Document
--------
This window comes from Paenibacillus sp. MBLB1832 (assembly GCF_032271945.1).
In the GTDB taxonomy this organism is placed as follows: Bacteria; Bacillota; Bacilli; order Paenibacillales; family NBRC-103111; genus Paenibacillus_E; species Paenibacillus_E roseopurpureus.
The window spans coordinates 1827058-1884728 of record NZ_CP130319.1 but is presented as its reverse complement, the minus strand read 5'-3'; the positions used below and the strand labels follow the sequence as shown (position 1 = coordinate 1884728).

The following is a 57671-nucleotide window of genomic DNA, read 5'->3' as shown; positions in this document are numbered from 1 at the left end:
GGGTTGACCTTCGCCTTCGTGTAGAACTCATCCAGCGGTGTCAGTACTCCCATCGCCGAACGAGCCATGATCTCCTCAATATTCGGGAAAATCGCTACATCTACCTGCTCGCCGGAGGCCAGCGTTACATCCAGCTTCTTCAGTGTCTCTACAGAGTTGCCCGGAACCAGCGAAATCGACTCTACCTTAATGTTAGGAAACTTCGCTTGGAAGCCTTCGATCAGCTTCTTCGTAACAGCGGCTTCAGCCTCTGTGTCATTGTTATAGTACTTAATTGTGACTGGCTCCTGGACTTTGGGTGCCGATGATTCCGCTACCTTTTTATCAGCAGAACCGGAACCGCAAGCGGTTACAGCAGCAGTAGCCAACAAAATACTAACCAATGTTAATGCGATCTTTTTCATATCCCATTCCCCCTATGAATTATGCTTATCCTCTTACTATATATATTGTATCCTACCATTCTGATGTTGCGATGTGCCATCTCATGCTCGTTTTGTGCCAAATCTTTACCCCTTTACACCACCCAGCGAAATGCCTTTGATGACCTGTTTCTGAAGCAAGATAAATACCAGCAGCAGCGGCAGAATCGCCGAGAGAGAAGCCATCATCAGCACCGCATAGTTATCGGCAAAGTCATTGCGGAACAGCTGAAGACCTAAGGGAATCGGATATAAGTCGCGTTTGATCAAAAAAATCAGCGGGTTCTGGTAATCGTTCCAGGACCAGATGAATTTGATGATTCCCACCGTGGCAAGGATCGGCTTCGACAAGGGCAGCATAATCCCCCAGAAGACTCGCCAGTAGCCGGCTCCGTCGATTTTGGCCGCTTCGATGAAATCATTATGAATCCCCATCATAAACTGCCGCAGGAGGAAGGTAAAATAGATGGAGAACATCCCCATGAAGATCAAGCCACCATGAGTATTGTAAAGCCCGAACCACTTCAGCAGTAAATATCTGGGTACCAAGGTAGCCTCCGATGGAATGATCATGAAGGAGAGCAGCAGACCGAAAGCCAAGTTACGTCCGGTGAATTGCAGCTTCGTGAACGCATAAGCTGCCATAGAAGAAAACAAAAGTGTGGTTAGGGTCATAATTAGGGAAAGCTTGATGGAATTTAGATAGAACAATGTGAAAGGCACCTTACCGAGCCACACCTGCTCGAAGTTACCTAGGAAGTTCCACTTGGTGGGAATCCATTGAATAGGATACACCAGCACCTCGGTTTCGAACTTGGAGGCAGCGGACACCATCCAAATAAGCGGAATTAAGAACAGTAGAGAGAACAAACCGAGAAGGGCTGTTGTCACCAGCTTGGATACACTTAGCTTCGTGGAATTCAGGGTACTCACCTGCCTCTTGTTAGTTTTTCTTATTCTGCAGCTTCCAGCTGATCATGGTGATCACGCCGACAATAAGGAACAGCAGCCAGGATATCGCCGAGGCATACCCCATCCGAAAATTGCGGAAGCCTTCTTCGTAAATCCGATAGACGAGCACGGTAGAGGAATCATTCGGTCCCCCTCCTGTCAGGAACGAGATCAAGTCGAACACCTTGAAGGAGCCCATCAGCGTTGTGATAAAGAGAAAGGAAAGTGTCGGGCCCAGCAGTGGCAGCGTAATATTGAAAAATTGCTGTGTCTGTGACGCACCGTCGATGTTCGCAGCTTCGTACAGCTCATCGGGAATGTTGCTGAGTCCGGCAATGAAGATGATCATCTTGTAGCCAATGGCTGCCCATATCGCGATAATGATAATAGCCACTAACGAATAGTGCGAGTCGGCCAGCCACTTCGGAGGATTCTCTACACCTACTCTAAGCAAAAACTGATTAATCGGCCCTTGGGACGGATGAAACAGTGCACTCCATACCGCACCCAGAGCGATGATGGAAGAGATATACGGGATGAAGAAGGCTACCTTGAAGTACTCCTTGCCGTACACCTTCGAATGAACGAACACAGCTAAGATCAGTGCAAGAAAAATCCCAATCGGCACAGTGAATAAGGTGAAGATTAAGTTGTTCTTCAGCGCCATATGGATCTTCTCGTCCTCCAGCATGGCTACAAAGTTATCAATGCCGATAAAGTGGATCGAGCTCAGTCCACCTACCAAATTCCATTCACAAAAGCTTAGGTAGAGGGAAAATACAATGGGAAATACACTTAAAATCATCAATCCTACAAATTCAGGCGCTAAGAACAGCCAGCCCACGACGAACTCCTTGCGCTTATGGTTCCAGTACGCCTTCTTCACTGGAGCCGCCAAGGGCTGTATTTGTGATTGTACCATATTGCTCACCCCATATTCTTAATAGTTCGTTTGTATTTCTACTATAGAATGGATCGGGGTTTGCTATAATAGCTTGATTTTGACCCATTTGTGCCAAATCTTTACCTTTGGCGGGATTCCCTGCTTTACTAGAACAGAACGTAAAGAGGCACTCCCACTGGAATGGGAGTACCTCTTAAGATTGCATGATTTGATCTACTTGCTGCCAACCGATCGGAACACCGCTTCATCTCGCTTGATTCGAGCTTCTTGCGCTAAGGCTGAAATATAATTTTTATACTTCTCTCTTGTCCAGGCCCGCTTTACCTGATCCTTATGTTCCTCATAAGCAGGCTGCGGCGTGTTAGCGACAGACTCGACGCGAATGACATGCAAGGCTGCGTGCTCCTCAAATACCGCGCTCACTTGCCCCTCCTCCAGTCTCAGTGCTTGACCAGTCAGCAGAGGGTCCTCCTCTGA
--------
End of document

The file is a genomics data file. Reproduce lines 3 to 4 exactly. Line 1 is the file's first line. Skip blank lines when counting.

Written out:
The window spans coordinates 1827058-1884728 of record NZ_CP130319.1 but is presented as its reverse complement, the minus strand read 5'-3'; the positions used below and the strand labels follow the sequence as shown (position 1 = coordinate 1884728).

The following is a 57671-nucleotide window of genomic DNA, read 5'->3' as shown; positions in this document are numbered from 1 at the left end: